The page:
An complex matrix is called positive definite if
(1)

for all nonzero complex vectors , where denotes the conjugate transpose of the vector . In the case of a real matrix , equation (1) reduces to
(2)

where denotes the transpose. Positive definite matrices are of both theoretical and computational importance in a wide variety of applications. They are used, for example, in optimization algorithms and in the construction of various linear regression models (Johnson 1970).
A matrix may be tested to determine if it is positive definite in the Wolfram Language using PositiveDefiniteMatrixQ[m].
A linear system of equations with a positive definite matrix can be efficiently solved using the socalled Cholesky decomposition. A positive definite matrix has at least one matrix square root. Furthermore, exactly one of its matrix square roots is itself positive definite.
A necessary and sufficient condition for a complex matrix to be positive definite is that the Hermitian part
(3)

where denotes the conjugate transpose, be positive definite. This means that a real matrix is positive definite iff the symmetric part
(4)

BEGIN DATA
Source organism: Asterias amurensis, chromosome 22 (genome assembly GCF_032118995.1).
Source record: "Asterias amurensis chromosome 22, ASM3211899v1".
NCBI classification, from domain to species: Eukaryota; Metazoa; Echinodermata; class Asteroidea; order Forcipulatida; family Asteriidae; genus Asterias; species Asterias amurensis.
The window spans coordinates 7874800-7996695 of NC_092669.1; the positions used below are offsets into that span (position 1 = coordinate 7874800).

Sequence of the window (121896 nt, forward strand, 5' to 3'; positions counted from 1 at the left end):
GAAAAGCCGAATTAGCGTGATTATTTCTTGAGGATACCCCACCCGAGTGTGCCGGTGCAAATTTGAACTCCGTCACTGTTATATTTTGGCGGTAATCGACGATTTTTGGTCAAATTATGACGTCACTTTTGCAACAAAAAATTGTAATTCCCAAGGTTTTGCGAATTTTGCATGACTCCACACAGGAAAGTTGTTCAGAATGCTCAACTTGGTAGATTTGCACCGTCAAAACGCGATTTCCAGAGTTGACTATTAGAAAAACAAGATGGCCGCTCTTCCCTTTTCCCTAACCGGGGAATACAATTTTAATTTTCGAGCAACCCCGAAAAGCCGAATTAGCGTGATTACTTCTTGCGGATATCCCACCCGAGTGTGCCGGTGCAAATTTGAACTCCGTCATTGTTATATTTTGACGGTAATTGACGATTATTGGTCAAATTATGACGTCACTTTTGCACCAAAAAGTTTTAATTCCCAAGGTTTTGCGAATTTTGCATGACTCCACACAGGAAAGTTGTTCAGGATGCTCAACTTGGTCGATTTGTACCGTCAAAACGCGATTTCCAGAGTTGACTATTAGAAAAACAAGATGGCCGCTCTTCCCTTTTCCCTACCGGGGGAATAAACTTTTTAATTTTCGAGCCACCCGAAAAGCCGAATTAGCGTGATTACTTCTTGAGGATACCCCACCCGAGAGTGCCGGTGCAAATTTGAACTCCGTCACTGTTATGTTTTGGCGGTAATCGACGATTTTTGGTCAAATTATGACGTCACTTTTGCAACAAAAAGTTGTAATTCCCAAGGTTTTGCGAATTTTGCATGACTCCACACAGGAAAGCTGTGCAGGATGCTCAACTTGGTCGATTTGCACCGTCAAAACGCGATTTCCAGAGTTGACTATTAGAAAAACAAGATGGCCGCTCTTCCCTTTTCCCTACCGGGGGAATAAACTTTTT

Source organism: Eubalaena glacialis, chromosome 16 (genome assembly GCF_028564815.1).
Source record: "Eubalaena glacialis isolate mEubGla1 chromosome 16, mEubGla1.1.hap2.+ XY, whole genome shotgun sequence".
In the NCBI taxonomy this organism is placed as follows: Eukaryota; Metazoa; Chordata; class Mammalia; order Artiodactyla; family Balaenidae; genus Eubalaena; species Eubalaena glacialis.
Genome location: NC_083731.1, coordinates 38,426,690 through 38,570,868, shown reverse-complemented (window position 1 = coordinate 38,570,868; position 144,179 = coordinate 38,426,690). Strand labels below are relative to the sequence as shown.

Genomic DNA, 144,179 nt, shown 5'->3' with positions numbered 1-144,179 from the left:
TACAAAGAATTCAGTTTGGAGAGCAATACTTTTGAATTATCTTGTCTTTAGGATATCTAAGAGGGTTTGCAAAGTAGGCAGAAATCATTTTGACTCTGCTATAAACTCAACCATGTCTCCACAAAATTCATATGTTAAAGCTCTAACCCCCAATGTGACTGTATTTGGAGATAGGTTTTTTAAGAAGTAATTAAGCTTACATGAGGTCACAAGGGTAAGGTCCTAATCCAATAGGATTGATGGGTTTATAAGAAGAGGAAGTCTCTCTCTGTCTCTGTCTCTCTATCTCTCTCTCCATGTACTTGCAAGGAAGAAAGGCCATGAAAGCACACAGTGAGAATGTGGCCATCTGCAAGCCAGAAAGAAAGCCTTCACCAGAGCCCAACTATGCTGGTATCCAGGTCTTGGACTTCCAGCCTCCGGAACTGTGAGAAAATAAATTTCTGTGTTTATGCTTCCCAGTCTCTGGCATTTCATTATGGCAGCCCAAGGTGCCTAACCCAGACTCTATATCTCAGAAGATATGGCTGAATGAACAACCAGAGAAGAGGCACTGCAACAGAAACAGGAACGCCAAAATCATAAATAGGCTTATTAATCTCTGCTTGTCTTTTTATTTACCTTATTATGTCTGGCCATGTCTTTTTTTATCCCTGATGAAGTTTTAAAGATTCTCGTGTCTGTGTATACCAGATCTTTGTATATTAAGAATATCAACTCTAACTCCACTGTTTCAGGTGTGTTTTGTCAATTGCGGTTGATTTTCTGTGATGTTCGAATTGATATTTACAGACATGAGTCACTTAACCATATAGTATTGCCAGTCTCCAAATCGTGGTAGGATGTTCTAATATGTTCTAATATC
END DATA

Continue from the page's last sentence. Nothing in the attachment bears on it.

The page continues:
where is the transpose, is positive definite (Johnson 1970).
Confusingly, the discussion of positive definite matrices is often restricted to only Hermitian matrices, or symmetric matrices in the case of real matrices (Pease 1965, Johnson 1970, Marcus and Minc 1988, p. 182; Marcus and Minc 1992, p. 69; Golub and Van Loan 1996, p. 140). A Hermitian (or symmetric) matrix is positive definite iff all its eigenvalues are positive. Therefore, a general complex (respectively, real) matrix is positive definite iff its Hermitian (or symmetric) part has all positive eigenvalues.
The determinant of a positive definite matrix is always positive, so a positive definite matrix is always nonsingular.
If and are positive definite, then so is . The matrix inverse of a positive definite matrix is also positive definite.
The definition of positive definiteness is equivalent to the requirement that the determinants associated with all upperleft submatrices are positive.
The following are necessary (but not sufficient) conditions for a Hermitian matrix (which by definition has real diagonal elements ) to be positive definite.
1. for all ,
2. for ,
3. The element with largest modulus lies on the main diagonal,
4. .
Here, is the real part of , and a typo in Gradshteyn and Ryzhik (2000, p. 1063) has been corrected in item (ii).
A real symmetric matrix is positive definite iff there exists a real nonsingular matrix such that
(5)

where is the transpose (Ayres 1962, p. 134). In particular, a symmetric matrix
(6)

is positive definite if
(7)

for all .
The numbers of positive definite matrices of given types are summarized in the following table. For example, the three positive definite (0,1)matrices are
(8)

all of which have eigenvalue 1 with degeneracy of two.
matrix type  OEIS  counts 
(0,1)matrix  A085656  1, 3, 27, 681, 43369, ... 
(1,1)matrix  A006125  1, 2, 8, 64, 1024, ... 
(1,0,1)matrix  A086215  1, 7, 311, 79505, ...